(From page 2 , here is further information on the effects of an over-intense brain) :

(a) How brain OverIntensity can cause more Own World orientation
If you are more strongly autistic than most, your brain may be more intense-overall, thinking thoughts at a million-miles-an-hour-faster than the less-autistic brain. That intensity demands more of your own attention, and focuses it away from attending to other people, resulting in being more in Own World. This  trait is commonly seen in the very-mild autistic condition (because the self-absorption it creates  does not necessarily result in as frequent retreat to Own World as we observe in the more-autistic among us.)

(b) How an unevenly-intense brain can cause Confusion:
The process of thought, the constructing of logical explanations for what is happening around one, involves interaction between
many parts of the brain: observation via one part of the brain, passing those observations to another part for interpretation, handing all that over to another part to balance such new inputs against past experiences to obtain context, and so forth. If an OverSensitive (which means more intense) part of your brain contributes a stronger message to the other parts of the brain than they were “expecting”, then the total message might get confused.

To provide an example: if you were reading a section of text and bits

of

it were

strongly bolded

for no apparent reason

you might come

away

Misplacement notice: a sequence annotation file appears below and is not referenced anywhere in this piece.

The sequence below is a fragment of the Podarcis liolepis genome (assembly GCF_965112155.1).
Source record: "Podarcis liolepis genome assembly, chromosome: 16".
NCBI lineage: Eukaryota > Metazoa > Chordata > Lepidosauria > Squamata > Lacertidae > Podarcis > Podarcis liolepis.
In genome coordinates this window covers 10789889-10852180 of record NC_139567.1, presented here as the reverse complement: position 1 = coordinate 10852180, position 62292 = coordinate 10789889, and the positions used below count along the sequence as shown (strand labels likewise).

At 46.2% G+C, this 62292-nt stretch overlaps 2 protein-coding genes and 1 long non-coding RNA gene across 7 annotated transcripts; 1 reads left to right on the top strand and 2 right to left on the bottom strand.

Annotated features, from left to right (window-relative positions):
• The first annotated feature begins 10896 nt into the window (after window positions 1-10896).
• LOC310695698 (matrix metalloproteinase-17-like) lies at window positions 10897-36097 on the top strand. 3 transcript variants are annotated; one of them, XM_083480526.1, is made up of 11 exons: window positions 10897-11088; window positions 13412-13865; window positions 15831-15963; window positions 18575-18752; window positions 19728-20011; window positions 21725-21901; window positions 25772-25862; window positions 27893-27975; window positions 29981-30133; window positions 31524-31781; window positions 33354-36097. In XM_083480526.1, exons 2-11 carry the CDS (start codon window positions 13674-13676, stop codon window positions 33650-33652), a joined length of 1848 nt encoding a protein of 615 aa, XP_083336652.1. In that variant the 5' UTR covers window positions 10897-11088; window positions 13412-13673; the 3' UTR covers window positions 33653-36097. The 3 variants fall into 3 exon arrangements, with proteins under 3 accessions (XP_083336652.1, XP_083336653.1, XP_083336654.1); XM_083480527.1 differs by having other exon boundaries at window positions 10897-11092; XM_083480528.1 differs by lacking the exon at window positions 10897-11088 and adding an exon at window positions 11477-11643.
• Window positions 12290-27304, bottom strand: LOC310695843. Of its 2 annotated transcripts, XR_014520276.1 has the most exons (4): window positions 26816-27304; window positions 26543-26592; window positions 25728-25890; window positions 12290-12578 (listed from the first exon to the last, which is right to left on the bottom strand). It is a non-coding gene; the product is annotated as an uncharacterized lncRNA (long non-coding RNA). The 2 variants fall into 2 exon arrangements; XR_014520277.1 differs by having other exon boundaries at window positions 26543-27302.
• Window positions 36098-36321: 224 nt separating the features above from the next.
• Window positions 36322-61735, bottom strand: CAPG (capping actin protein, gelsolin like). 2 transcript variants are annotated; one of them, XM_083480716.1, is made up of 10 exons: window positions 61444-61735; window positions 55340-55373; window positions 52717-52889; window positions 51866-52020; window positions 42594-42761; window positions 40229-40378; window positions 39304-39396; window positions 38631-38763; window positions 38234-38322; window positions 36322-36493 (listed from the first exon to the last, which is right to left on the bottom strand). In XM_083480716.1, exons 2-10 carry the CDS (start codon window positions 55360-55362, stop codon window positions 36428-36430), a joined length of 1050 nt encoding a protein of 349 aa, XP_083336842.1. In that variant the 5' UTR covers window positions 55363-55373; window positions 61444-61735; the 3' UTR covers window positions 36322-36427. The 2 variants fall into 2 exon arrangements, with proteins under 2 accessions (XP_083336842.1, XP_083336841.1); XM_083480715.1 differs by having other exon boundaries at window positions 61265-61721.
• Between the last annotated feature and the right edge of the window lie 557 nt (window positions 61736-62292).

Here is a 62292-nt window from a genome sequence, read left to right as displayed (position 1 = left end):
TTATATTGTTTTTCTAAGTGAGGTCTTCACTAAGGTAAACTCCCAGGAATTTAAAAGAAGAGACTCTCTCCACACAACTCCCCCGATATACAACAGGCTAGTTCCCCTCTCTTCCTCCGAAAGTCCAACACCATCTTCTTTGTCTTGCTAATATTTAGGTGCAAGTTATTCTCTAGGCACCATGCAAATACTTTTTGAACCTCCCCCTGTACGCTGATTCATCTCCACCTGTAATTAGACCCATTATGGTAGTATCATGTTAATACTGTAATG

with confusion about the total message, a loss of cohesion as to what the total message meant. As a result, you might focus on the more strongly-underlined aspects of your message rather than its totality, and this phenomenon is a commonly-observed trait in the more-autistic person.

To conclude, Confusion is a vicious circle driving the more-autistic person even further into Own World. Once there more frequently, misinterpretation as to what is going on in the Real World is even more likely.

Note however that although a proportion of a more-autistic person’s confusion may derive from brain “OverSensitivity-Imbalance” (as described above), I believe that most of the Confusion comes from the person being in “Own World” and trying to interpret “Real World” events from this perspective.

(The process is explored in the “You Experience Autism” sidebar under the title “Your Confusion”.)

I warmly encourage you to contribute your opinions to
my Website! If you click on this blue line here
you can make your opinion be known!